Comprised of photos and videos captured by you, Highlights is in the same vein as Snapchat Stories and Instagram Stories. It’s a way to share meaningful moments (or, truthfully, probably silly recaps of your day) with whomever you like from your contacts and groups.
Not only can you add emoticons, text and other edits to your Highlights, but your contacts can also react to your post with emoticons or messages.
Unfortunately we weren’t able to test out Highlights in our beta software, but on paper the feature is relatively straightforward to access. You swipe left from your homescreen into the Camera panel, take a photo or video in the camera, then post it to your Highlights and share.
Highlights will be up and running for users when they receive the new Skype, we’re told.
It’s unclear how much use Highlights will truly get by users; we see it best suited for vacation highlights or other big moments you want to share in a recap form, but not necessarily every day use.
Despite a potential lack of legitimate purpose, Highlights is clearly another effort by Skype to mix in elements from social networks to liven up the overall experience.
3. There’s greater personalization
A major change coming with the new Skype is greater personalization. Right off the bat you’re asked to select a theme, and from there you can customize it even further with different hues.
Personalization extends to conversations, too. Skype is all about reactions, specifically with emoji, so you can let the people you’re talking to know how you feel with icons that appear next to a message or within a video call.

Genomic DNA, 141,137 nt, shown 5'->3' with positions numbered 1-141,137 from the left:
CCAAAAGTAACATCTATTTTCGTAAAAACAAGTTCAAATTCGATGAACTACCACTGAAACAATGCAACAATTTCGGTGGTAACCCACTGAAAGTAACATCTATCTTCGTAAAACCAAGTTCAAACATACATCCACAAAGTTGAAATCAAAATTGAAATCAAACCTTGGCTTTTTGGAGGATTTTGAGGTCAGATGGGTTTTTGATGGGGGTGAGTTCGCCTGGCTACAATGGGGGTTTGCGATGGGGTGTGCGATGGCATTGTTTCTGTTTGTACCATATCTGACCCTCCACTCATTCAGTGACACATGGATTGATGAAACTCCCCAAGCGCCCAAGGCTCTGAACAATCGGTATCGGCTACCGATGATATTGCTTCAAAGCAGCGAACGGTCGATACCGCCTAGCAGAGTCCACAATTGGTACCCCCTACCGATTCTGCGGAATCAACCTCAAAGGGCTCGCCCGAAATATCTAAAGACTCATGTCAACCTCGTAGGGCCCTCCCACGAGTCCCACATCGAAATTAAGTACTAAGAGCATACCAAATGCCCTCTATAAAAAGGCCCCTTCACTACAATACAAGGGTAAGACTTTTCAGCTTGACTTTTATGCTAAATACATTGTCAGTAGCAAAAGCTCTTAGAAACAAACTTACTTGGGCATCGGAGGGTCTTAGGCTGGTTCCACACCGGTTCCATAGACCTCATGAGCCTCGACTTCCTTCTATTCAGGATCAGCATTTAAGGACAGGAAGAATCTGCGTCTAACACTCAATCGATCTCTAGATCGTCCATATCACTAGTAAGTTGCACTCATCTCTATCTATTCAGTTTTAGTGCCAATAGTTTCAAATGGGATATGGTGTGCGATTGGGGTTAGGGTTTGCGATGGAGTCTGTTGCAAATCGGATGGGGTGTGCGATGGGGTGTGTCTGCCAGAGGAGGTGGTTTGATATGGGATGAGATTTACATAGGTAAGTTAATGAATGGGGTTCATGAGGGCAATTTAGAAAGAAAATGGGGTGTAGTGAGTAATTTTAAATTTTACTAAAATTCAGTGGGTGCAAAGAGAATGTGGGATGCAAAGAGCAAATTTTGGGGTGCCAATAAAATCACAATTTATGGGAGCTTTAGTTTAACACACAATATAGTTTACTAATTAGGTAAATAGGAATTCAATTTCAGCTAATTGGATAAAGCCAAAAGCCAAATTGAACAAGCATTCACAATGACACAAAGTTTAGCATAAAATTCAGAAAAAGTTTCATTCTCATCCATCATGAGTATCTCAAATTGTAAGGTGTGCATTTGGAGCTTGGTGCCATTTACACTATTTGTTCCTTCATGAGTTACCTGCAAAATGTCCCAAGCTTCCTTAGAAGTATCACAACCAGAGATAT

Totally necessary? Not really, but it adds a layer of fun and interaction that other chat services often lack.
4. The camera comes to life (with a little inspiration)
In the new Skype, the camera has been integrated into the service. It’s now always a right swipe away from within a chat on your phone, letting you snap a photo or clip and immediately share or save for later. You can also select the Capture panel to quickly get into your camera.
Faster access isn’t all Skype’s camera has added, however. There are also new editing features to add text overlays, stickers and filters.
Skype doesn’t go as far as Snapchat with these photo customizations, but it’s clearly had an eye on what the ephemeral chat service and Facebook Messenger have been up to when it comes to dressing up photos and videos with effects.
5. Find more, do more
As previously mentioned, a new Find panel in Skype looks to be your all-in-one resource for information you can turn around and input into your chats.